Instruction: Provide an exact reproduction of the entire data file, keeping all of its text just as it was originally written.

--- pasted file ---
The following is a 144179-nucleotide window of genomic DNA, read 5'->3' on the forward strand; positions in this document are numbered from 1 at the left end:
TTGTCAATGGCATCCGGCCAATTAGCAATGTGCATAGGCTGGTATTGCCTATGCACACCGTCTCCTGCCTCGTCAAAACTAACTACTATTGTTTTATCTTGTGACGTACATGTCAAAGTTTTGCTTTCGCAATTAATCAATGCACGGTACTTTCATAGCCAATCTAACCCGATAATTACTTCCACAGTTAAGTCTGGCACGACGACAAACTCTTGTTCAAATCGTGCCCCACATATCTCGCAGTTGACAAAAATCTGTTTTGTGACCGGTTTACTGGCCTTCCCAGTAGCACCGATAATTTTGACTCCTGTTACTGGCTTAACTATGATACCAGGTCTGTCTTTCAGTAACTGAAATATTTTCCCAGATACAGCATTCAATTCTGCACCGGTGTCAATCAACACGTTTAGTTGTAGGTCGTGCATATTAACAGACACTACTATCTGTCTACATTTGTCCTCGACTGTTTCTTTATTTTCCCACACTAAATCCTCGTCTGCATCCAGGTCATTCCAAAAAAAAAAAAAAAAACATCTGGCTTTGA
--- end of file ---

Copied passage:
The following is a 144179-nucleotide window of genomic DNA, read 5'->3' on the forward strand; positions in this document are numbered from 1 at the left end:
TTGTCAATGGCATCCGGCCAATTAGCAATGTGCATAGGCTGGTATTGCCTATGCACACCGTCTCCTGCCTCGTCAAAACTAACTACTATTGTTTTATCTTGTGACGTACATGTCAAAGTTTTGCTTTCGCAATTAATCAATGCACGGTACTTTCATAGCCAATCTAACCCGATAATTACTTCCACAGTTAAGTCTGGCACGACGACAAACTCTTGTTCAAATCGTGCCCCACATATCTCGCAGTTGACAAAAATCTGTTTTGTGACCGGTTTACTGGCCTTCCCAGTAGCACCGATAATTTTGACTCCTGTTACTGGCTTAACTATGATACCAGGTCTGTCTTTCAGTAACTGAAATATTTTCCCAGATACAGCATTCAATTCTGCACCGGTGTCAATCAACACGTTTAGTTGTAGGTCGTGCATATTAACAGACACTACTATCTGTCTACATTTGTCCTCGACTGTTTCTTTATTTTCCCACACTAAATCCTCGTCTGCATCCAGGTCATTCCAAAAAAAAAAAAAAAAACATCTGGCTTTGA